The most authoritative word-of-the-year selection, in Brow Beat’s collective view, comes from the American Dialect Society. We won’t know their choice for another week, though: Formal nominations will be made at their upcoming annual meeting, with the final vote happening on Friday.
But the chair of the ADS’s New Words Committee—and Slate contributor—Ben Zimmer was on NPR this morning discussing some of the verbal candidates likely to be considered. Among them are several terms deployed repeatedly during coverage of major 2012 news events, such as fiscal cliff and superstorm. Those two are both solid choices—they’re certainly ubiquitous enough, and each, obviously, captures something about the current moment. Insofar as superstorms are the wave of the future, so to speak, that term will likely only grow in relevance, another reason to support it.
Another news-related suggestion, 47 percent, seems a bit specific; as part of the general drift towards understanding politics demographically (like its linguistic kin, the 1 percent and the 99 percent), it has considerable resonance. But on its own the two-word phrase primarily evokes a single politician and one really gripping, secretly taped video.
Less appealing candidates include malarkey—we love Joe Biden, but dropping a century-old bit of Irish-American slang once or twice in a political debate hardly makes it a word of the year—and double down, which, while it’s one of the year’s more omnipresent clichés, seems, partly for that reason, almost devoid of any real meaning at this point. (The fact that it’s so popular with politicians and pundits probably doesn’t help it any in that respect.)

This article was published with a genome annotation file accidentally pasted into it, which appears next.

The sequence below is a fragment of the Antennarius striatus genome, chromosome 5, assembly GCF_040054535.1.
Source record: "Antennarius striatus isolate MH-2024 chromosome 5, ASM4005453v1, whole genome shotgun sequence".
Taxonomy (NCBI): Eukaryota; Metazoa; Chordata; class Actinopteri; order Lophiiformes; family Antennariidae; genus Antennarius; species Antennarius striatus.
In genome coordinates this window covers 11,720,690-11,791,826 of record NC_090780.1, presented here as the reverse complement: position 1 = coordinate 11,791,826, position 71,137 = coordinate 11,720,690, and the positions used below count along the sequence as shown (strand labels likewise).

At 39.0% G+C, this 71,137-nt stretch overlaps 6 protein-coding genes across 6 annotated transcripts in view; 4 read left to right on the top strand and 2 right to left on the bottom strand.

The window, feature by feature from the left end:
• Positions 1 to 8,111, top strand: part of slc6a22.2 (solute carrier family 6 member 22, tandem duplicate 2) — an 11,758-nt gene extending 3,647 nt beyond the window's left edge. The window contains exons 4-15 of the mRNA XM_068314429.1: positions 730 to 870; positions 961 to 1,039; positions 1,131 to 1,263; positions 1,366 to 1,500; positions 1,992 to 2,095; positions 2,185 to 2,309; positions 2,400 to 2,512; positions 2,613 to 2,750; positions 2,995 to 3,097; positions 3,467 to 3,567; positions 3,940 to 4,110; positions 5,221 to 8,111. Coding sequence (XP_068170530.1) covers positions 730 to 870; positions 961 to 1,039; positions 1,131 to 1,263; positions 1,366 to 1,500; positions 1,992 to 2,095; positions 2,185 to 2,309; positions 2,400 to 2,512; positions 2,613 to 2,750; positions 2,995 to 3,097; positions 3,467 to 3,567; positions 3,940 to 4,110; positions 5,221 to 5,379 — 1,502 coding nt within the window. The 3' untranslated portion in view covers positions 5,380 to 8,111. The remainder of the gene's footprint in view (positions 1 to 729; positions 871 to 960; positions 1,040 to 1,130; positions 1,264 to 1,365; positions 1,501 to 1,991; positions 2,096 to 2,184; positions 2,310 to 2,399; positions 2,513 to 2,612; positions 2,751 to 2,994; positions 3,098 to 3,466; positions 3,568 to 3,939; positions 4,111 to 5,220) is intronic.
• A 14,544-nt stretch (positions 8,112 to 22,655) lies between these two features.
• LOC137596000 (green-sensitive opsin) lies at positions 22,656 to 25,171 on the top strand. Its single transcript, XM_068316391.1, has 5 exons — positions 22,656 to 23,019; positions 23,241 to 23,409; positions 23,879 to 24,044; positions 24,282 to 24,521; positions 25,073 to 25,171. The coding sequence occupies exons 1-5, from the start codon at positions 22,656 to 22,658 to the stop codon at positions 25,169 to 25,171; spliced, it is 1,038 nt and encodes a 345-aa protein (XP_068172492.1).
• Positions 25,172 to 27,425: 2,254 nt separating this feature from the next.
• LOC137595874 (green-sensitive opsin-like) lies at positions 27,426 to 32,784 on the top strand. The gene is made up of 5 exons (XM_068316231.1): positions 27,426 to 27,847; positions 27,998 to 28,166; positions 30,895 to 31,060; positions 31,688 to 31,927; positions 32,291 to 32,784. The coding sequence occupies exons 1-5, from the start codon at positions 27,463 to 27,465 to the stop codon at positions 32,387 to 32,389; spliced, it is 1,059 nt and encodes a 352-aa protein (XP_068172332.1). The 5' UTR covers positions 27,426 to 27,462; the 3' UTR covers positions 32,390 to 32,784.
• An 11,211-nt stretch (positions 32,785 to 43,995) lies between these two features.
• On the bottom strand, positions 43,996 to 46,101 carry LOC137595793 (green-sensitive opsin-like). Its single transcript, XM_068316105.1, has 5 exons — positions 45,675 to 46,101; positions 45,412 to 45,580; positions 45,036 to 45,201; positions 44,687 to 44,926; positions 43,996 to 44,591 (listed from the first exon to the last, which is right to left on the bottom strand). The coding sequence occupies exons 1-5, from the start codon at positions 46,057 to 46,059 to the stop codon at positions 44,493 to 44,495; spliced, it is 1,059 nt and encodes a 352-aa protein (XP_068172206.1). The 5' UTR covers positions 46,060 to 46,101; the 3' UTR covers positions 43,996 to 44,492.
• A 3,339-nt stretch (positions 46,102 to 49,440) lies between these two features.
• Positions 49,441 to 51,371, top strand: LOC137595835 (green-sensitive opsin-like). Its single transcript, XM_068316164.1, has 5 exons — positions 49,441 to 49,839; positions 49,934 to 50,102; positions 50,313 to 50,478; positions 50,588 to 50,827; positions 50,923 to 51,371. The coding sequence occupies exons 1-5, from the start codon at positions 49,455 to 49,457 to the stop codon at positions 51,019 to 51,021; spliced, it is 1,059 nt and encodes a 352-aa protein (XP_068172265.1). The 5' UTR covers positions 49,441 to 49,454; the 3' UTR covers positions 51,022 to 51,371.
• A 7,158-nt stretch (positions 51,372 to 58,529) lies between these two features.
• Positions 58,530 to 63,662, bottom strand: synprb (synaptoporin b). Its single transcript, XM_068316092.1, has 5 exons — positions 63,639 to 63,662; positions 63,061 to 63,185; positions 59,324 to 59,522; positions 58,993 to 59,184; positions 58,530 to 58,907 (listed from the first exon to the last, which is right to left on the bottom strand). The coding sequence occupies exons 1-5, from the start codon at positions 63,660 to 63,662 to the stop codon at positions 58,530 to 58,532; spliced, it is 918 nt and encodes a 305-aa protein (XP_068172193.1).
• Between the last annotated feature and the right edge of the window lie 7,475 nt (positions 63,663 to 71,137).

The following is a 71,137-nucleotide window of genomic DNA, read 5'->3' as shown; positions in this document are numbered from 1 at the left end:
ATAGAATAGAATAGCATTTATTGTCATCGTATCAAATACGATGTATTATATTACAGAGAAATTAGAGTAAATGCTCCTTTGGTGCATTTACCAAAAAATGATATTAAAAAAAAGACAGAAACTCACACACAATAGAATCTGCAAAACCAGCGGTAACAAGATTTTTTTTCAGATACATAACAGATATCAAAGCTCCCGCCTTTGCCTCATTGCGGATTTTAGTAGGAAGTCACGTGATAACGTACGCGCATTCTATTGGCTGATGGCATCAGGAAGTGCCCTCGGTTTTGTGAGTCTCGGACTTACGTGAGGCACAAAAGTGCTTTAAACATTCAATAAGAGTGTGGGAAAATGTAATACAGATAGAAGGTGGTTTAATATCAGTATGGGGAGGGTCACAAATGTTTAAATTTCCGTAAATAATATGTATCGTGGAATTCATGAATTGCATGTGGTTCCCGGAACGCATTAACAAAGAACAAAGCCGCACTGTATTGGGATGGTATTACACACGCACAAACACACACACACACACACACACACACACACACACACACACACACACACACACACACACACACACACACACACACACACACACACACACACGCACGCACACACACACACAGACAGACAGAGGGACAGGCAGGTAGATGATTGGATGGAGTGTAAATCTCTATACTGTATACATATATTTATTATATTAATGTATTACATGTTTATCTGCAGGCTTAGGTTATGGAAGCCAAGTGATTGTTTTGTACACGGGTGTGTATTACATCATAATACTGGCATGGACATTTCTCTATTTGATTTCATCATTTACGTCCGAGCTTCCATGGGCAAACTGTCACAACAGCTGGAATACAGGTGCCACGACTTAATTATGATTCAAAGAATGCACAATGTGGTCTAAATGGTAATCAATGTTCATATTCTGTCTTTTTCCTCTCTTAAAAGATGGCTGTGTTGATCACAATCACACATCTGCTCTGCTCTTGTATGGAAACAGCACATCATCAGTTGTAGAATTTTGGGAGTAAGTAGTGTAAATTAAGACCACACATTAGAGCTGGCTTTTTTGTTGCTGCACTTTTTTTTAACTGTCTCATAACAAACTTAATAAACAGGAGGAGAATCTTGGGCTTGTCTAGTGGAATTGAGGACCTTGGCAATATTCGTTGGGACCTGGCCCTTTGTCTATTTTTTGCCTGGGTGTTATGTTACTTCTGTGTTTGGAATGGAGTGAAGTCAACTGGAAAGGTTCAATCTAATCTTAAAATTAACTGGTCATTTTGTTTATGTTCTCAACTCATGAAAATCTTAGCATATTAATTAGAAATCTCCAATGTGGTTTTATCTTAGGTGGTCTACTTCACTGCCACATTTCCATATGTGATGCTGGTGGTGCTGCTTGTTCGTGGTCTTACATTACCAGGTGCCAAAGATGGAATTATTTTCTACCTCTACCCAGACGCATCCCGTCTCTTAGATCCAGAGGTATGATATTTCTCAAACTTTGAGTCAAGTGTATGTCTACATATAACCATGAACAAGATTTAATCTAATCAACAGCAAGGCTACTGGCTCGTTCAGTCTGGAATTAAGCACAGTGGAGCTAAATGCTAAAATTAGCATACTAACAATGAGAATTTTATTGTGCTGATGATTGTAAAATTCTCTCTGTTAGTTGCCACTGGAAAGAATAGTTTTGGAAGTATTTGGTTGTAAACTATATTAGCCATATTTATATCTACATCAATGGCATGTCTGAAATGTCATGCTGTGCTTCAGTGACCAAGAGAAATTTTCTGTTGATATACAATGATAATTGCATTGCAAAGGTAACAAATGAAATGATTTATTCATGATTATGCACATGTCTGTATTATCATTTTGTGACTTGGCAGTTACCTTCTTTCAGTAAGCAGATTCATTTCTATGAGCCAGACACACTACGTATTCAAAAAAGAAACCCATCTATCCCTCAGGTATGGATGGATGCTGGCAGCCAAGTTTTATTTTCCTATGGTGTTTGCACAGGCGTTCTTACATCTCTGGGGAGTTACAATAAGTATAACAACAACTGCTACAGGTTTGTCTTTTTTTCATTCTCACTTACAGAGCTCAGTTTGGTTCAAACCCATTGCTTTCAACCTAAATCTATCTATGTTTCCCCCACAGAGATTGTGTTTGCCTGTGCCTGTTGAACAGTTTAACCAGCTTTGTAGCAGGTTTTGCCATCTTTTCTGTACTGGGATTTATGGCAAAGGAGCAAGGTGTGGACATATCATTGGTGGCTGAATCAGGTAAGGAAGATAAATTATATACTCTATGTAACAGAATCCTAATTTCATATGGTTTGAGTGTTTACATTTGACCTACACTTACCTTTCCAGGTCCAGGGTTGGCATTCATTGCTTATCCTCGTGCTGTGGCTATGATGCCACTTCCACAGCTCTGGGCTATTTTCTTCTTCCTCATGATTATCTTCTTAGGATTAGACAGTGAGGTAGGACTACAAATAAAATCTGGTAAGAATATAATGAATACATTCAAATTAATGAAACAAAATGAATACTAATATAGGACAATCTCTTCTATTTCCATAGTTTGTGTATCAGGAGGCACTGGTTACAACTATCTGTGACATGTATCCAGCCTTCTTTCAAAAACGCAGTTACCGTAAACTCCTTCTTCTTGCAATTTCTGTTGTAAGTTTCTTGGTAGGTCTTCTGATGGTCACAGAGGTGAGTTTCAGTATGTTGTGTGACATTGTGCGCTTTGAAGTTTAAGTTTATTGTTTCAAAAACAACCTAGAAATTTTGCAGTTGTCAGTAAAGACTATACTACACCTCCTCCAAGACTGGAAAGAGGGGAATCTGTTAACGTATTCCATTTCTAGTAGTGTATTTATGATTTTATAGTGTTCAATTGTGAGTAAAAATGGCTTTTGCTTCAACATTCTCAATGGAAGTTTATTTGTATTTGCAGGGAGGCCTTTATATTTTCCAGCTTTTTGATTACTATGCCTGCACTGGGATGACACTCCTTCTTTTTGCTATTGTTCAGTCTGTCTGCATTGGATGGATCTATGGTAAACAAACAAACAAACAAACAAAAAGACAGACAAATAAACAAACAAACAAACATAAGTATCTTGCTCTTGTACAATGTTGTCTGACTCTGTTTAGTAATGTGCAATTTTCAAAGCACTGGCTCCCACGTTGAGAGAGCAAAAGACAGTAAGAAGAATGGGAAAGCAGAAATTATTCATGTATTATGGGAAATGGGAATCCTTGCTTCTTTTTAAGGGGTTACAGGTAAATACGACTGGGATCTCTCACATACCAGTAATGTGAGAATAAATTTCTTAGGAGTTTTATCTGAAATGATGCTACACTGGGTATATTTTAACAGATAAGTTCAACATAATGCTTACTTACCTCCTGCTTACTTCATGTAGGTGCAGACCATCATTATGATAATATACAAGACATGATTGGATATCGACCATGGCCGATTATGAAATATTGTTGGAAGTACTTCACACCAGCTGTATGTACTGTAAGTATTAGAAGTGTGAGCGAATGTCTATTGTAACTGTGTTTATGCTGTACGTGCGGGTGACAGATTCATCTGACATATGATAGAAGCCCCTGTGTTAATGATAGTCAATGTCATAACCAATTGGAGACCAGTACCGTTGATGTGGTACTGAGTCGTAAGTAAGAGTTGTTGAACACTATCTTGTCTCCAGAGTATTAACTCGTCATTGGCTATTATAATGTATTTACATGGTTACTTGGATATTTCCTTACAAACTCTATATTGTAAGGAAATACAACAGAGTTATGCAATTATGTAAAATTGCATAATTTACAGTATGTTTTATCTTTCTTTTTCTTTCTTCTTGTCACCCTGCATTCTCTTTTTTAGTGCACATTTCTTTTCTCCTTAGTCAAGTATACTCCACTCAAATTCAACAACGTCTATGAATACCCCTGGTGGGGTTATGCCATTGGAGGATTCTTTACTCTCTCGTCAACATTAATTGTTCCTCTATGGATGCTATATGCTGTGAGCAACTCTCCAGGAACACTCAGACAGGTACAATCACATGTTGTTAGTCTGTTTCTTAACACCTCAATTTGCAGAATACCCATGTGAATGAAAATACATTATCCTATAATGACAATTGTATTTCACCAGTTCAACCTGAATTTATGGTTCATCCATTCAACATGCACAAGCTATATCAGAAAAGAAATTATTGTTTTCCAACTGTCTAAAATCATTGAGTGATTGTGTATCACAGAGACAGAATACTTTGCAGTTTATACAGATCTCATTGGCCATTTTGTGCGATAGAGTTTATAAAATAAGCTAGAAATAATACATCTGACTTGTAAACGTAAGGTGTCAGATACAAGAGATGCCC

I’m going to pass over YOLO without comment.
Which brings me to my favorite of the candidates Zimmer mentions: hate-watching. Perhaps this is just the bias of someone who focuses on arts and culture rather than news and politics, but that phrase seems more linguistically rich than the newsier phrases above. For one thing, it has spawned related terms, such as hate-reading and the less common hate-listening. As a character in a webcomic said to her significant other back in March, “why don’t you hate-do something”?
I’m not entirely sure which of these hate-related coinages came first, but a cursory investigation suggests that hate-watching was primary—and it certainly has more cultural currency than its verbal cousins. All of them, though, capture something that is hard to describe any other way: the pleasure many people take in despising things.
It’s not a brand-new word; its first appearance in this magazine seems to be from 2009, in a blog post from Jessica Grose, and a little Googling turns up earlier usages elsewhere. But it hit the mainstream this year—and Slate’s Culture Gabfesters weren’t the only ones who thought so.
Presumably people did this before the term was around, but its appearance suggests that perhaps the activity has (sadly?) become more widespread in our day. And I don’t see it becoming less popular any time soon. If I could vote next Friday, I’d raise my hand for hate-watching.